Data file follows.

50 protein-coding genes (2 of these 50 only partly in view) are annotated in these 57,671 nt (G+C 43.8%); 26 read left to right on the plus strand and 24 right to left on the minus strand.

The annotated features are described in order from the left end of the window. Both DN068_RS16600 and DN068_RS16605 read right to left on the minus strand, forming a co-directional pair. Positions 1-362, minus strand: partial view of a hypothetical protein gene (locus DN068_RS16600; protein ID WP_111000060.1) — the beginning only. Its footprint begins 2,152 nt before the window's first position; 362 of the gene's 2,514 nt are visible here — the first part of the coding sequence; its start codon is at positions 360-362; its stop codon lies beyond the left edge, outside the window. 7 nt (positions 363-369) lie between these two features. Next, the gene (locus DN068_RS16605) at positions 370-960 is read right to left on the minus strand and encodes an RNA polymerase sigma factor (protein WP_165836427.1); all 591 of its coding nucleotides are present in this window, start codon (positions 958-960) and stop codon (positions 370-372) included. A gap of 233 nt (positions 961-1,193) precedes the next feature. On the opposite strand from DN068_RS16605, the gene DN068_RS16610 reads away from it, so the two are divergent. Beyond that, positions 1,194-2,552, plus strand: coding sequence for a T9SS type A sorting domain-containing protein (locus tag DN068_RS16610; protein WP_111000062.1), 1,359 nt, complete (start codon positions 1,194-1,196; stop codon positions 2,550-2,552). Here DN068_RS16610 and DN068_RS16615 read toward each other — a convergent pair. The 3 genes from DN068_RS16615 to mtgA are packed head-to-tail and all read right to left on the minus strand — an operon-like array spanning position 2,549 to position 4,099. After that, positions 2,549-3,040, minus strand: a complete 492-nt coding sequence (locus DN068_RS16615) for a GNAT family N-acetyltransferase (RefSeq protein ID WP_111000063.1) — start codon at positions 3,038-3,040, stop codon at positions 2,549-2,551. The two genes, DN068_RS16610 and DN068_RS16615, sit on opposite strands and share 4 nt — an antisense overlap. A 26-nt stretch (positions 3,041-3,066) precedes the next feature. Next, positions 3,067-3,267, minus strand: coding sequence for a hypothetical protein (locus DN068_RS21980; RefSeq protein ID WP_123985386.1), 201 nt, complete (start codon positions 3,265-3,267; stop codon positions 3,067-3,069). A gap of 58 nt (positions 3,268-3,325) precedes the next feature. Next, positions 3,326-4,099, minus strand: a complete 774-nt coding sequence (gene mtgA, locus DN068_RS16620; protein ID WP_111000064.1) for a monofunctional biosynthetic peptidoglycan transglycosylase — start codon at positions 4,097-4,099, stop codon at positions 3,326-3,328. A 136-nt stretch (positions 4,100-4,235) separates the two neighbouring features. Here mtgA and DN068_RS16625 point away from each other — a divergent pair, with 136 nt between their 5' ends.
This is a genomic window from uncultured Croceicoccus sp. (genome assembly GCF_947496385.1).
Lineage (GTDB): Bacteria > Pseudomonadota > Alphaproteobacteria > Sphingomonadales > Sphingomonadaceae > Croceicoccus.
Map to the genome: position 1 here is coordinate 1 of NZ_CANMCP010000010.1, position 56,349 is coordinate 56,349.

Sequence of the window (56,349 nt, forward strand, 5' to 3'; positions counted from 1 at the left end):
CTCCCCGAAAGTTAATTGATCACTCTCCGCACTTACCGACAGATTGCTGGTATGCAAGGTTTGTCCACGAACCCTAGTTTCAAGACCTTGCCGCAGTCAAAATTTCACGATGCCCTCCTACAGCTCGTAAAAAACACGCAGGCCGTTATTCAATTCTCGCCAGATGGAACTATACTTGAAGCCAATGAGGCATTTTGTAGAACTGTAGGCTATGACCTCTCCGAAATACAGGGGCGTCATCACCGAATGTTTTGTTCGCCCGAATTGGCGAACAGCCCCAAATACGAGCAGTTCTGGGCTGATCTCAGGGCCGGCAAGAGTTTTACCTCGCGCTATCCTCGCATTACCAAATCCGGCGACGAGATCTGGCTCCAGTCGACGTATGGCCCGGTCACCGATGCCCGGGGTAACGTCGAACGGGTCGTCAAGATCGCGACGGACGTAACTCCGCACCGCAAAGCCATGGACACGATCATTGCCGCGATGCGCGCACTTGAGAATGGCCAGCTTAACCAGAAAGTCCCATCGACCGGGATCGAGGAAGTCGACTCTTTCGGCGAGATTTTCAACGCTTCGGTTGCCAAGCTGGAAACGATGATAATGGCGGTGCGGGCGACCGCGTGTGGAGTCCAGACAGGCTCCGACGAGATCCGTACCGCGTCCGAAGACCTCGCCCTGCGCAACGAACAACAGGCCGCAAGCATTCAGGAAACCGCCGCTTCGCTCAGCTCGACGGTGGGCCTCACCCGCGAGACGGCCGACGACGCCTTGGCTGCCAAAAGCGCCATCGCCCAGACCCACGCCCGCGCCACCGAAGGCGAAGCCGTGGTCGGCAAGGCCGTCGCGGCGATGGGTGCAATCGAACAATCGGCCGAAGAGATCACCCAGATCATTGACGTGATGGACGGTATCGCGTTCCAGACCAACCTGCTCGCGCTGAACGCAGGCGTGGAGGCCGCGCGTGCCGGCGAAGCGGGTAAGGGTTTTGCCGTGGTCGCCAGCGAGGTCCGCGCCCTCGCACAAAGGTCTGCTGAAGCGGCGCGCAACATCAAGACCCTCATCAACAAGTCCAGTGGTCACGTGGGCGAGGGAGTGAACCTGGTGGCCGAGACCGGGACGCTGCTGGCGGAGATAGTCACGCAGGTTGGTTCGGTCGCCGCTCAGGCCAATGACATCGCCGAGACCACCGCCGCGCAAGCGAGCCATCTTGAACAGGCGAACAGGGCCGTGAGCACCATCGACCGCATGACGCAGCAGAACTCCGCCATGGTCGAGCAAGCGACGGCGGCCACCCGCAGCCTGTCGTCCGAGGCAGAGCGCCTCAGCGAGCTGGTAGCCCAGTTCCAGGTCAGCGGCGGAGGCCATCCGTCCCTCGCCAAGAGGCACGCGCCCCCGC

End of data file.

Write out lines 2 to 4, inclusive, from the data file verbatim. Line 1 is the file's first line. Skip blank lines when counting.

The annotated features are described in order from the left end of the window. Both DN068_RS16600 and DN068_RS16605 read right to left on the minus strand, forming a co-directional pair. Positions 1-362, minus strand: partial view of a hypothetical protein gene (locus DN068_RS16600; protein ID WP_111000060.1) — the beginning only. Its footprint begins 2,152 nt before the window's first position; 362 of the gene's 2,514 nt are visible here — the first part of the coding sequence; its start codon is at positions 360-362; its stop codon lies beyond the left edge, outside the window. 7 nt (positions 363-369) lie between these two features. Next, the gene (locus DN068_RS16605) at positions 370-960 is read right to left on the minus strand and encodes an RNA polymerase sigma factor (protein WP_165836427.1); all 591 of its coding nucleotides are present in this window, start codon (positions 958-960) and stop codon (positions 370-372) included. A gap of 233 nt (positions 961-1,193) precedes the next feature. On the opposite strand from DN068_RS16605, the gene DN068_RS16610 reads away from it, so the two are divergent. Beyond that, positions 1,194-2,552, plus strand: coding sequence for a T9SS type A sorting domain-containing protein (locus tag DN068_RS16610; protein WP_111000062.1), 1,359 nt, complete (start codon positions 1,194-1,196; stop codon positions 2,550-2,552). Here DN068_RS16610 and DN068_RS16615 read toward each other — a convergent pair. The 3 genes from DN068_RS16615 to mtgA are packed head-to-tail and all read right to left on the minus strand — an operon-like array spanning position 2,549 to position 4,099. After that, positions 2,549-3,040, minus strand: a complete 492-nt coding sequence (locus DN068_RS16615) for a GNAT family N-acetyltransferase (RefSeq protein ID WP_111000063.1) — start codon at positions 3,038-3,040, stop codon at positions 2,549-2,551. The two genes, DN068_RS16610 and DN068_RS16615, sit on opposite strands and share 4 nt — an antisense overlap. A 26-nt stretch (positions 3,041-3,066) precedes the next feature. Next, positions 3,067-3,267, minus strand: coding sequence for a hypothetical protein (locus DN068_RS21980; RefSeq protein ID WP_123985386.1), 201 nt, complete (start codon positions 3,265-3,267; stop codon positions 3,067-3,069). A gap of 58 nt (positions 3,268-3,325) precedes the next feature. Next, positions 3,326-4,099, minus strand: a complete 774-nt coding sequence (gene mtgA, locus DN068_RS16620; protein ID WP_111000064.1) for a monofunctional biosynthetic peptidoglycan transglycosylase — start codon at positions 4,097-4,099, stop codon at positions 3,326-3,328. A 136-nt stretch (positions 4,100-4,235) separates the two neighbouring features. Here mtgA and DN068_RS16625 point away from each other — a divergent pair, with 136 nt between their 5' ends.
This is a genomic window from uncultured Croceicoccus sp. (genome assembly GCF_947496385.1).
Lineage (GTDB): Bacteria > Pseudomonadota > Alphaproteobacteria > Sphingomonadales > Sphingomonadaceae > Croceicoccus.